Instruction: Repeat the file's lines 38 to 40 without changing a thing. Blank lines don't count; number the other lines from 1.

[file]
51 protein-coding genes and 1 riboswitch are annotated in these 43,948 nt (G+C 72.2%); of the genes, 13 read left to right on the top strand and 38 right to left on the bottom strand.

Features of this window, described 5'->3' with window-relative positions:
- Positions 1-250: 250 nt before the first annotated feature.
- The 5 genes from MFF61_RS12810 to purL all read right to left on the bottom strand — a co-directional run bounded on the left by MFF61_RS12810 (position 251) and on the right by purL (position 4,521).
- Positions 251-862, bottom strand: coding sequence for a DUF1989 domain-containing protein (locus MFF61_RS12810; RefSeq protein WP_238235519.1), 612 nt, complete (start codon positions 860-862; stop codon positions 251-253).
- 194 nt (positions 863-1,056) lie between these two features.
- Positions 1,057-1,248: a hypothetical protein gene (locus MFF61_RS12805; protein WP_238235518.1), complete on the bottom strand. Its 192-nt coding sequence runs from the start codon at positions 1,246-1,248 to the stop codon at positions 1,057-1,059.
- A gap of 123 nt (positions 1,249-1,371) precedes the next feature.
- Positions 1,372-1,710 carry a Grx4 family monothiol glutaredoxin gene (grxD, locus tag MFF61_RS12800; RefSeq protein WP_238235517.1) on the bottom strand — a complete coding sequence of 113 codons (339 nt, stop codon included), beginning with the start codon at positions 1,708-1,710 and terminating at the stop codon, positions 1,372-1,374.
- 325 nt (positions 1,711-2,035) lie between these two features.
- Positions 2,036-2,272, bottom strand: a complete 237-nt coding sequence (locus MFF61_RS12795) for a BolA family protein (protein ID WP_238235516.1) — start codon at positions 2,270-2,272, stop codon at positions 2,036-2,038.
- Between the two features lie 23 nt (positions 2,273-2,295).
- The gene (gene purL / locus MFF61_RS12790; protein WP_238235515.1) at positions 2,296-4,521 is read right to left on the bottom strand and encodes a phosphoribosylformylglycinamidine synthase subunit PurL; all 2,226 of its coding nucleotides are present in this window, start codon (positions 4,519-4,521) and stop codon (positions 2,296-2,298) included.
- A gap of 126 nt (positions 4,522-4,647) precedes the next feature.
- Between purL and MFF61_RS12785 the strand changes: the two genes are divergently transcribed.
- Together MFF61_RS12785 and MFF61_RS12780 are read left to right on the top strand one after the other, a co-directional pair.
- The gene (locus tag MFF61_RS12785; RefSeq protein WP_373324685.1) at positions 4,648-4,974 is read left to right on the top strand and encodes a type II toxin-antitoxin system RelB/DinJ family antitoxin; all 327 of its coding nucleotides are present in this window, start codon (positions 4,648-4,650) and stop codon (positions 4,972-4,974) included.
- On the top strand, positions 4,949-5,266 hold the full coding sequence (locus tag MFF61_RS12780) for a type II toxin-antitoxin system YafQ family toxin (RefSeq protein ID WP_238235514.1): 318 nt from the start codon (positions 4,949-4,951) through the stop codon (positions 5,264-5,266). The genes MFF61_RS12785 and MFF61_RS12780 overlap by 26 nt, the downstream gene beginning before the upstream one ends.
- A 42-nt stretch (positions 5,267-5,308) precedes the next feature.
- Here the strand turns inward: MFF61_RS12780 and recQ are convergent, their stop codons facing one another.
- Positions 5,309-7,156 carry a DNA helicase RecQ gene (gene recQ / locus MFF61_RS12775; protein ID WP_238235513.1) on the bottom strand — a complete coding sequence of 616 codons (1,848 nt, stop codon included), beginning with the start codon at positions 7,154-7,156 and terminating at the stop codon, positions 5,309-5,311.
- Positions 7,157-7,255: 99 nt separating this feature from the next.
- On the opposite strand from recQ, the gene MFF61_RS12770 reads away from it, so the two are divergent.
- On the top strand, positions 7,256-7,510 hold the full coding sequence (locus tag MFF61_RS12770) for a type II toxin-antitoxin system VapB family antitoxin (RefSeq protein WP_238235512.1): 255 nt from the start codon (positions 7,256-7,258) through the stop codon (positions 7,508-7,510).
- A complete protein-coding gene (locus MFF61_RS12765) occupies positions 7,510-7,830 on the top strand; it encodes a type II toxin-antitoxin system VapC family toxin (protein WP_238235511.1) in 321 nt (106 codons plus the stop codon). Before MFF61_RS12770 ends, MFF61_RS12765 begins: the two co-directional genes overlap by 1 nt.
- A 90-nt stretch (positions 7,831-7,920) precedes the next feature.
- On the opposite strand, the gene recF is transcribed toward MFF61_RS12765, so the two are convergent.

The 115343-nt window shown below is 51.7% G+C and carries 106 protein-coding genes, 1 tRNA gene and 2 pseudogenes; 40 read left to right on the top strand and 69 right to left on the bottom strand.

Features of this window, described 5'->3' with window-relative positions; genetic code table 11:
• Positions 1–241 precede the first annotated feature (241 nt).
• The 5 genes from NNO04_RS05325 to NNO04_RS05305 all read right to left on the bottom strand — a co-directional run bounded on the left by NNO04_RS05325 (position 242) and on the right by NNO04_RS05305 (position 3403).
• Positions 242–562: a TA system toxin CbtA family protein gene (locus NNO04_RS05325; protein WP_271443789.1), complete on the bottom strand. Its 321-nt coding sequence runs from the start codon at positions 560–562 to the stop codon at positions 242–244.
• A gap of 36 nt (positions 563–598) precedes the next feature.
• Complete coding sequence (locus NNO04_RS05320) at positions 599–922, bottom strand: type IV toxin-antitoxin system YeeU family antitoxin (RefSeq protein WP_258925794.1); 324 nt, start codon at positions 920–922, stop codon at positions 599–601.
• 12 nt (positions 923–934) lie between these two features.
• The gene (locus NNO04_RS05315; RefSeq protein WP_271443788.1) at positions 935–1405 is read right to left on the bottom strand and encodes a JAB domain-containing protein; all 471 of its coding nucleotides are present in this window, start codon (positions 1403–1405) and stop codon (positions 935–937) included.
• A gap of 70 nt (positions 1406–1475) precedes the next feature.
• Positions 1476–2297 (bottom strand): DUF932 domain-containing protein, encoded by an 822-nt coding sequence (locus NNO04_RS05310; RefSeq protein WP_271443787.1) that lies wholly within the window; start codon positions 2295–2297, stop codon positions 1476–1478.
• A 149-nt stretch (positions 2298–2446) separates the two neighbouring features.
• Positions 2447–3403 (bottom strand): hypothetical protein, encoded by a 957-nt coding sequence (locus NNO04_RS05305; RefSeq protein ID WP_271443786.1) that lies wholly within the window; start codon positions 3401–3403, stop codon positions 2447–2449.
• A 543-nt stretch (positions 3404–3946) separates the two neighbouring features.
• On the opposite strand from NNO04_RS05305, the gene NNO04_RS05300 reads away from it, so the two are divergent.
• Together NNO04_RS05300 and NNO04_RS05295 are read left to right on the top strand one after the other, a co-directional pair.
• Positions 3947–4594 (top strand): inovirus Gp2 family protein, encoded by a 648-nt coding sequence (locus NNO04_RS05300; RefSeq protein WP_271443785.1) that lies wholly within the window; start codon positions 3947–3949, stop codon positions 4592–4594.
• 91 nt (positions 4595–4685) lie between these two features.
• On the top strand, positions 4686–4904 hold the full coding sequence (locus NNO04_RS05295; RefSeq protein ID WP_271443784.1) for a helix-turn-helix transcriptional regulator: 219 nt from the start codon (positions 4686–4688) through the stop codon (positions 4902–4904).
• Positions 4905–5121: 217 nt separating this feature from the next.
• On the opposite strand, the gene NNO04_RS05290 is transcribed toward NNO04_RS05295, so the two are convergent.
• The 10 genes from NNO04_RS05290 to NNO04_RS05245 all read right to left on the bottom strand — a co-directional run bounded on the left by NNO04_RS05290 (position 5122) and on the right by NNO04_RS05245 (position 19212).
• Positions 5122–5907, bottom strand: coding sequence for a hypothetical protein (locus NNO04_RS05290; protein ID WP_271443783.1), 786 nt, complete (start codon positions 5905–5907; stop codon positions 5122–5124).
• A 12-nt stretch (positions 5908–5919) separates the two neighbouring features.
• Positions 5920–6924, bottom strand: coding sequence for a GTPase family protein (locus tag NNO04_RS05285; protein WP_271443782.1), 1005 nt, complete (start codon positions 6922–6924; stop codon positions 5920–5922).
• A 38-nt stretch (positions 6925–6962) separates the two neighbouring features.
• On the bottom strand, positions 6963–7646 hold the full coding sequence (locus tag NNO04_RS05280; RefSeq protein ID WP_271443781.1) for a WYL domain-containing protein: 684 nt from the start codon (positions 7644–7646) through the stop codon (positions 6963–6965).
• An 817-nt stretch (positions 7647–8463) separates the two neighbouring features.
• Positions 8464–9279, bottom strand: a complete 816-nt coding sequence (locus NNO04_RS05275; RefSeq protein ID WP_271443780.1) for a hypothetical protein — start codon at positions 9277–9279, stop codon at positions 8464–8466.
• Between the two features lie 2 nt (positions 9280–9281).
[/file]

• Positions 1476–2297 (bottom strand): DUF932 domain-containing protein, encoded by an 822-nt coding sequence (locus NNO04_RS05310; RefSeq protein WP_271443787.1) that lies wholly within the window; start codon positions 2295–2297, stop codon positions 1476–1478.
• A 149-nt stretch (positions 2298–2446) separates the two neighbouring features.
• Positions 2447–3403 (bottom strand): hypothetical protein, encoded by a 957-nt coding sequence (locus NNO04_RS05305; RefSeq protein ID WP_271443786.1) that lies wholly within the window; start codon positions 3401–3403, stop codon positions 2447–2449.